Biden Barnstorming in Small Towns
By Perry Bacon Jr.
KETTERING, Ohio -- While Gov. Sarah Palin is at the center of speculation about both her clothes and her future within the GOP, her counterpart is making headlines in local but not national news, just like his aides like it.
Republicans have continued to highlight a remark that Sen. Joe Biden made a few weeks ago, in which he suggested Sen. Barack Obama might face an international crisis early in his tenure as people around the world might test a new, young American president. But the Delaware senator has of late avoided what Obama politely called his "rhetorical flourishes."
Instead, Biden is ending his vice-presidential campaigning the same way he started it: stumping in small towns in traditional battleground states and casting Obama as the man who can fix America's economy.
"I know it's Halloween, but John McCain dressed as agent of change is a costume that just doesn't fit," the senator from Delaware told a crowd of several hundred here.
While Obama's schedule is full of appearances in front of huge crowds in big cities, often in states like North Carolina or Colorado that have in the past been strongly Republican, his running mate will spend the rest of his days on the campaign trail in towns like Kettering or Bowling Green, Ohio, where Biden will appear tomorrow.
The geography of his campaign appearances in some ways resembles the way former president Bill Clinton aided his wife during her primary campaign -- by heading to small towns -- and also that of Alaska Gov. Sarah Palin, who campaigned in Williamsport, Penn., on Thursday, a few hours after Biden spoke in there.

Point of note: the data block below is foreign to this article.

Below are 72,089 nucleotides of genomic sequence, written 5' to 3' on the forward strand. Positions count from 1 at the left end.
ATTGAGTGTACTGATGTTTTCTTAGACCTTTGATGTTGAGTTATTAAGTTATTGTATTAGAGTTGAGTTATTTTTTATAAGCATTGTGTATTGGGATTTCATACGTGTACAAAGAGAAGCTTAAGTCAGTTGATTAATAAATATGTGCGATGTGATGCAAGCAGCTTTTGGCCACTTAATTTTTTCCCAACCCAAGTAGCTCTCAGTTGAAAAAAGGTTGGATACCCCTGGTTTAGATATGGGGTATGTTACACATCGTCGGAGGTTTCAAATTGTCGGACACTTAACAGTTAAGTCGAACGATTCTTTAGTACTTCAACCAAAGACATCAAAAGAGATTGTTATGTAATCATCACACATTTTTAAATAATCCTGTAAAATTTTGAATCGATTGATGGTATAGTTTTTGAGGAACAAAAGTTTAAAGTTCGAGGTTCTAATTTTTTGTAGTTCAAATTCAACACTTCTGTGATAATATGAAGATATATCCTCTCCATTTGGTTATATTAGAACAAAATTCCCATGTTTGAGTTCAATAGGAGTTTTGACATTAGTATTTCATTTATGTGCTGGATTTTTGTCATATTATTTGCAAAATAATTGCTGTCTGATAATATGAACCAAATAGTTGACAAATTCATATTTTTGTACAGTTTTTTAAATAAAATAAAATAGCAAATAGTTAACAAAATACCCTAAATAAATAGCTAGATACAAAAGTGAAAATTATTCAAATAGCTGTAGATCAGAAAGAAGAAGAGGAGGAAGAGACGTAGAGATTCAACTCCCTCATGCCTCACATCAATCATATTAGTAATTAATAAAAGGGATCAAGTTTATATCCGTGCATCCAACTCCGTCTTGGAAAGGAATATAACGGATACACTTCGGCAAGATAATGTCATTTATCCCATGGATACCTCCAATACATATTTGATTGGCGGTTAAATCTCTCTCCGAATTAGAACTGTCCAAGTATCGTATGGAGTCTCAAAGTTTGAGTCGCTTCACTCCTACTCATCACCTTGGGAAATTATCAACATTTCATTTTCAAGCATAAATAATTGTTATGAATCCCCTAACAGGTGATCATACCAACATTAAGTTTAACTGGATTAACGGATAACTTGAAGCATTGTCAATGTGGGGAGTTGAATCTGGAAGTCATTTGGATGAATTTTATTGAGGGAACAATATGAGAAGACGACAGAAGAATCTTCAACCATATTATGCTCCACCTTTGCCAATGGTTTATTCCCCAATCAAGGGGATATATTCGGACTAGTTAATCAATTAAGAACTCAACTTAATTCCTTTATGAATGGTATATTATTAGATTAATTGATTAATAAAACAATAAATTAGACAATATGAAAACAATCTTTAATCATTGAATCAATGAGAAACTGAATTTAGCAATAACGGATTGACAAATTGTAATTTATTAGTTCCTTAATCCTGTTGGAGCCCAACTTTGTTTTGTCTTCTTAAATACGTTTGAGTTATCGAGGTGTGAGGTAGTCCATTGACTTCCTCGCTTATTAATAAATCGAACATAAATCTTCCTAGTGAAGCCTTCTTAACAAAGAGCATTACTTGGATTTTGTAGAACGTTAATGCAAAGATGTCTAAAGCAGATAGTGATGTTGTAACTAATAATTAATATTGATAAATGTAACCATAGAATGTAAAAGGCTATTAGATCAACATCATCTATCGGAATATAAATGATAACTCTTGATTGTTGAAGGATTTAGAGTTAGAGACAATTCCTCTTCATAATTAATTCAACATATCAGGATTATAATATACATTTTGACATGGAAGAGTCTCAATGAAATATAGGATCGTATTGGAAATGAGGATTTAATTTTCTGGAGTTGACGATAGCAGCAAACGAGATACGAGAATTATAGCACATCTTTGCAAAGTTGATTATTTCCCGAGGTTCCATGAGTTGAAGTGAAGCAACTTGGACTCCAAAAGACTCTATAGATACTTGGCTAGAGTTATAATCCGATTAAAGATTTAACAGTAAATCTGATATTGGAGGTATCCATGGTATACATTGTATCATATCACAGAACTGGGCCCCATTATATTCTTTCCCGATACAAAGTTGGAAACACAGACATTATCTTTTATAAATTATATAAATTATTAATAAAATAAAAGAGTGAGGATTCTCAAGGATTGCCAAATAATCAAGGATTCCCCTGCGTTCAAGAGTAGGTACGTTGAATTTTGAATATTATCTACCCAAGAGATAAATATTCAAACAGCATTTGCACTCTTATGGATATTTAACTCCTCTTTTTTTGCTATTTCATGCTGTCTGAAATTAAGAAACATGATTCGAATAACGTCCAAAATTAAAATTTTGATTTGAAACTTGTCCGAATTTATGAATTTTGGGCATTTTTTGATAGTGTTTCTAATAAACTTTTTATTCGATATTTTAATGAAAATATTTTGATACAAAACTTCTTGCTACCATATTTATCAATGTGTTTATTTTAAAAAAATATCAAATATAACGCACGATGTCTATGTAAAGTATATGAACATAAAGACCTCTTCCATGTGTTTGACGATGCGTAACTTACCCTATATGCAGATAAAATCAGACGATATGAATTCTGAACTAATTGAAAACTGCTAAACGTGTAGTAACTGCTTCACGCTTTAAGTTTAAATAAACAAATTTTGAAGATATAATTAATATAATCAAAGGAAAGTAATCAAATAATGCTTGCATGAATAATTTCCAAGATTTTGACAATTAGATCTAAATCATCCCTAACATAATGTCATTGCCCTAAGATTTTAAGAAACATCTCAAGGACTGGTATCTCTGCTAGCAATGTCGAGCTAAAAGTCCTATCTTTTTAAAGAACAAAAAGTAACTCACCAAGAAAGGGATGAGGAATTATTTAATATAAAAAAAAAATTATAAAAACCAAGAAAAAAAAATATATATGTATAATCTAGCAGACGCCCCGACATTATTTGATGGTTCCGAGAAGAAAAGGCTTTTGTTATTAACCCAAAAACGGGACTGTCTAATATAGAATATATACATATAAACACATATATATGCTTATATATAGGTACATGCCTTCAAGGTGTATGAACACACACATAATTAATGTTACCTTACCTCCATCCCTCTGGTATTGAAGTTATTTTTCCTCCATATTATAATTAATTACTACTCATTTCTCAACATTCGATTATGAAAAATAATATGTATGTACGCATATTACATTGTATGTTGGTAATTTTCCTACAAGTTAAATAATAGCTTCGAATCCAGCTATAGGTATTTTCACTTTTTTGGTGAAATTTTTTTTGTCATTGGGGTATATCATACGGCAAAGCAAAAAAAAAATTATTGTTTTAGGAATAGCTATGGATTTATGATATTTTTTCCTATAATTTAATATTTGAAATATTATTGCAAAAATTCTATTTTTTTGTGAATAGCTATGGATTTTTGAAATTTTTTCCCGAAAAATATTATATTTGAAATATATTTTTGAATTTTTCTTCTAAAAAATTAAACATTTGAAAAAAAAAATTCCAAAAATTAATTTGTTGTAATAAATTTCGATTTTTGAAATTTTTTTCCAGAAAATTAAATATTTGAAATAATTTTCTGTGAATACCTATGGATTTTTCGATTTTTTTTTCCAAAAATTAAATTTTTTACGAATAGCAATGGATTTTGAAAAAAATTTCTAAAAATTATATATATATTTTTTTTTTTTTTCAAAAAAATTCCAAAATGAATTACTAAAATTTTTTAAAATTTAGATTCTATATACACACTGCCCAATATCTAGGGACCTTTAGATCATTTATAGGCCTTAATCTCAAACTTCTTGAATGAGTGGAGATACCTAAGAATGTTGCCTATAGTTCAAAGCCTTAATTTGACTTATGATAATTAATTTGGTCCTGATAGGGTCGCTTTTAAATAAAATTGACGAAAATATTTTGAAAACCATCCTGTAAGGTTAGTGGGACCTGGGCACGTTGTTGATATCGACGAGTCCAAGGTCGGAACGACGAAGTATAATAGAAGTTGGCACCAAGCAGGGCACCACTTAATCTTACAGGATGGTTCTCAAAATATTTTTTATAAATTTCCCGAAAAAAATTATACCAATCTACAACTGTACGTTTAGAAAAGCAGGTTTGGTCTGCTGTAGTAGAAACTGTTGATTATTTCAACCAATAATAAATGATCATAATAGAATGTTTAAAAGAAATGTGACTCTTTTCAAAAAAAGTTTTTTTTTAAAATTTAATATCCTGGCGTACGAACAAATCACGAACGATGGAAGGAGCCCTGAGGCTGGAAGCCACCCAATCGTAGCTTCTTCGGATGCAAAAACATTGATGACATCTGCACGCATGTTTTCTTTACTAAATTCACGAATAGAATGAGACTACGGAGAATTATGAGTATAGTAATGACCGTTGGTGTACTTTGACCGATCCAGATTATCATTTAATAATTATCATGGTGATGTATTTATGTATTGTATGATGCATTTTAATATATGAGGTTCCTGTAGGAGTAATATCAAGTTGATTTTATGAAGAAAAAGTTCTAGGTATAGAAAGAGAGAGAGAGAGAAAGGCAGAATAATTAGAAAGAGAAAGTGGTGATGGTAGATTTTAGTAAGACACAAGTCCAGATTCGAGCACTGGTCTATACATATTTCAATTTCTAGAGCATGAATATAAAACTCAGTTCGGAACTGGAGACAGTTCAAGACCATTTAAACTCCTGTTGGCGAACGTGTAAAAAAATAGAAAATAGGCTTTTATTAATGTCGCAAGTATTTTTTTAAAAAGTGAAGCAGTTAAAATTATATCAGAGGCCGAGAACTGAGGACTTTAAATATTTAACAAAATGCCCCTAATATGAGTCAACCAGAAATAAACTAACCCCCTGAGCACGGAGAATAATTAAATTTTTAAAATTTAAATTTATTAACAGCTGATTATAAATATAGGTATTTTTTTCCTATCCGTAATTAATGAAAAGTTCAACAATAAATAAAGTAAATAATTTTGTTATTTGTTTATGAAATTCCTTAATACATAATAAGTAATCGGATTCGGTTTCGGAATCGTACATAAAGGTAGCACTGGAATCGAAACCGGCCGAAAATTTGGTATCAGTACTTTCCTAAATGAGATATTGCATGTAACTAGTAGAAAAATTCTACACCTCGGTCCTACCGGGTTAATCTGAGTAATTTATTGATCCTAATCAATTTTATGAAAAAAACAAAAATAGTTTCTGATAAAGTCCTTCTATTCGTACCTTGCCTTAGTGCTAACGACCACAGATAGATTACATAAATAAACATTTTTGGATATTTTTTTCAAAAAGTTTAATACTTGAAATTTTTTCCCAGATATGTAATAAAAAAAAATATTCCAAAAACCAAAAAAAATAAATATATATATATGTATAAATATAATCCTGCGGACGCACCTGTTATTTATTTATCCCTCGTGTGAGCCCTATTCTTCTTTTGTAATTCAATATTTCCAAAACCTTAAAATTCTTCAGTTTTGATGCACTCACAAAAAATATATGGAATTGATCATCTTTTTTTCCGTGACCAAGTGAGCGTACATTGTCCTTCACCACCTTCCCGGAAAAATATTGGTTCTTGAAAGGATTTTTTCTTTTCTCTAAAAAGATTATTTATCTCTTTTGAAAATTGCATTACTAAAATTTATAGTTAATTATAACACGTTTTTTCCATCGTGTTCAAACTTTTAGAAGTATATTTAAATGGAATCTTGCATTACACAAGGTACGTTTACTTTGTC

The headlines in the Williamsport Sun-Gazette today define what Biden aides said has been the Delaware senator's strength, collecting valuable coverage in local media. While Biden has made few headlines nationally except for his occasional gaffes, the paper had twin headlines on its front page "Palin drums up GOP enthusiasm" and "Biden battles for votes at stop."
In fact, Palin, who once campaigned almost exclusively with McCain, is now taking the approach Biden has long adopted, splitting off from the man at the top of the ticket to hit more media markets.
And while Palin initially reshaped the race so dramatically that Doug Schoen, a Democratic pollster and former aide to President Clinton, described the campaign dynamic as "two against one" because Biden was drawing so little attention, Palin's uneven performances changed how the vice-presidential candidates are viewed. Biden has not generated the kind of enthusiasm Palin has among his party's base, but many independent voters in polls doubt the Alaska governor is ready to be vice-president but are confident about Biden.
Biden's weakness, the occasional off-the-wall remark, is likely to less of a problem in the last few days. With a packed schedule of campaign events, he's giving shorter speeches, sticking to his teleprompter more, cutting off his rambling asides a bit quicker and never interacting with the reporters following him on the campaign trail.
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